CJC: You could have creamed him, right?

P: Sure, he was some fucking douche, but we start having this conversation, and I go, “So are you married, too?” and this is what he did, literally, he puts on this world-weary face and goes [holds up hand and points to ring with contempt]. As if to say, “What do you think, man, come on. Look at my hand.” Like he wasn’t too happy about it. But that was the last time it happened. If someone was really coveting my wife, I’d get angry at him, not so much jealous but like, “I’m gonna kill this guy.” But I think she’s sexy, other people are going to think she’s sexy, and a few of those people are going to make those feelings known to her, and, well, so long as it’s just that, you have to take it as a compliment.

Despite being in an open relationship, you’d get jealous of another guy’s being around your wife, right?

CJC: Yeah, I mean, any open relationship, so much of that is all about managing jealousy, understanding where the jealousy kicks in and where it doesn’t, what’s cool and what isn’t. I put my wife naked on the Internet all the time, and I have no jealousy in that regard whatsoever. On the other hand, if a real-life dude tried something with her, it’d be throwdown time. But the steam valve for that is the celebrity five. She can have sex with anyone on a list of five celebrities if she gets a chance to. Well, I was taking a picture of one of these five dudes on her list for a magazine, and to prove I’d put my money where my mouth is, I brought her along as my assistant. But she sort of blew the opportunity in spite of my efforts. We always think of it like this: A monogamous relationship is very rigid and it can break, whereas an open relationship is more flexible and can bend. So with that bending, we’re able to weather some storms that other relationships might break in.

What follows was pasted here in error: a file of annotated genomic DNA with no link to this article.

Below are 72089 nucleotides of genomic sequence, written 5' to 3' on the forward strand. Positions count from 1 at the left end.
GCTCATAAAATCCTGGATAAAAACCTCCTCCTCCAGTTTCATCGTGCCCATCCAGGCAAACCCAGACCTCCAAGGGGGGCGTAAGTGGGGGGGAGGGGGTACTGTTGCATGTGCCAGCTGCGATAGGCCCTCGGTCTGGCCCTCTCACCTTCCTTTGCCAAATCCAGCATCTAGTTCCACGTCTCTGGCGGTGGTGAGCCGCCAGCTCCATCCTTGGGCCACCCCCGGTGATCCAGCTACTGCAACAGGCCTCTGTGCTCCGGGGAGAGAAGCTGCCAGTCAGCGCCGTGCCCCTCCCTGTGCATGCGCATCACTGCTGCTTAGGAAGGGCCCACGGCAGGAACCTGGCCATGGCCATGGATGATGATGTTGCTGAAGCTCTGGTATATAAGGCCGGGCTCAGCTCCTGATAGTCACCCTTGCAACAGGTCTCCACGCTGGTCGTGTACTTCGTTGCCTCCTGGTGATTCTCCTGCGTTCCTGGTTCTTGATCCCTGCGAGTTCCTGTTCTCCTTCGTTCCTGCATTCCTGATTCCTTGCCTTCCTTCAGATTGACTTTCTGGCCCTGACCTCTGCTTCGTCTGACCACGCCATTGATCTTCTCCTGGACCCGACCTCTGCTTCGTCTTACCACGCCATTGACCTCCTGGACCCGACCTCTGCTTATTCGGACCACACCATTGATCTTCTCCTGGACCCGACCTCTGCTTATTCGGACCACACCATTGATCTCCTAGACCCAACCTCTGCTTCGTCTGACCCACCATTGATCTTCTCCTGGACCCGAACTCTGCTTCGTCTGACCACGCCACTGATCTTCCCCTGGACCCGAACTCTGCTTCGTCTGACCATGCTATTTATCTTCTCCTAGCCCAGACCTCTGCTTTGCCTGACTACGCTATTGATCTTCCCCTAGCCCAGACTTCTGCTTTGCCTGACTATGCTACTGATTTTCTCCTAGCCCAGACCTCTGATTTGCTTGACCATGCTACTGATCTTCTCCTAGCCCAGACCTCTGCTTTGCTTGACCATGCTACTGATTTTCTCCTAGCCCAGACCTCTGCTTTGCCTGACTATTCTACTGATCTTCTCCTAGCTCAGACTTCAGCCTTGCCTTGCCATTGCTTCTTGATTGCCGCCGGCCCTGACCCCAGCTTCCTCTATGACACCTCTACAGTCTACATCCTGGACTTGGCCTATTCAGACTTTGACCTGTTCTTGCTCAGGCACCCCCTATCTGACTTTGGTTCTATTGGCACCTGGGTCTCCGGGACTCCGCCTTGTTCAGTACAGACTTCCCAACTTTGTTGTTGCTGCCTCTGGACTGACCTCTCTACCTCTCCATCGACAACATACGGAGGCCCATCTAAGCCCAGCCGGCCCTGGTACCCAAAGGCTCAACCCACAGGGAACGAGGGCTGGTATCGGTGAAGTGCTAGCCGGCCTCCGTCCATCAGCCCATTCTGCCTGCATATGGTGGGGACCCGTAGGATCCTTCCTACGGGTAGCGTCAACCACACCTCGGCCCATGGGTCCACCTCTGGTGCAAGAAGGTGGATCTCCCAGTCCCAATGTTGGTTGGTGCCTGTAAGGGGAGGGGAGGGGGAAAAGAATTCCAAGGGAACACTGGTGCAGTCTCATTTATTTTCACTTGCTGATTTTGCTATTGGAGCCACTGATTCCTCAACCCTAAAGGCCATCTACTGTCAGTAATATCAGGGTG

“If we weren’t romantically involved, we probably wouldn’t even be friends.”

M: I know a lot of people who are in open relationships, to varying degrees. I know a couple that finds guys for three-ways—that’s sort of what they do for fun, but otherwise they’re monogamous. The other extreme is the “don’t ask, don’t tell” version. It’s understood it’s going on, but not necessarily spoken about with any specificity. I don’t think it would work for me, but God bless people it does work for. It would just get too complicated and weird for me. I’m a simple guy—relationships are complicated enough without throwing one or more other people into it.

How many of you have looked to your own parents’ marriages to compare with your own?

B: Well, my mother died, but if she hadn’t, they’d still be together. My wife’s parents are divorced, and it’s entirely because this one time he cheated. And my mother-in-law was like, that’s it, and my wife I know for a fact would be exactly the same way.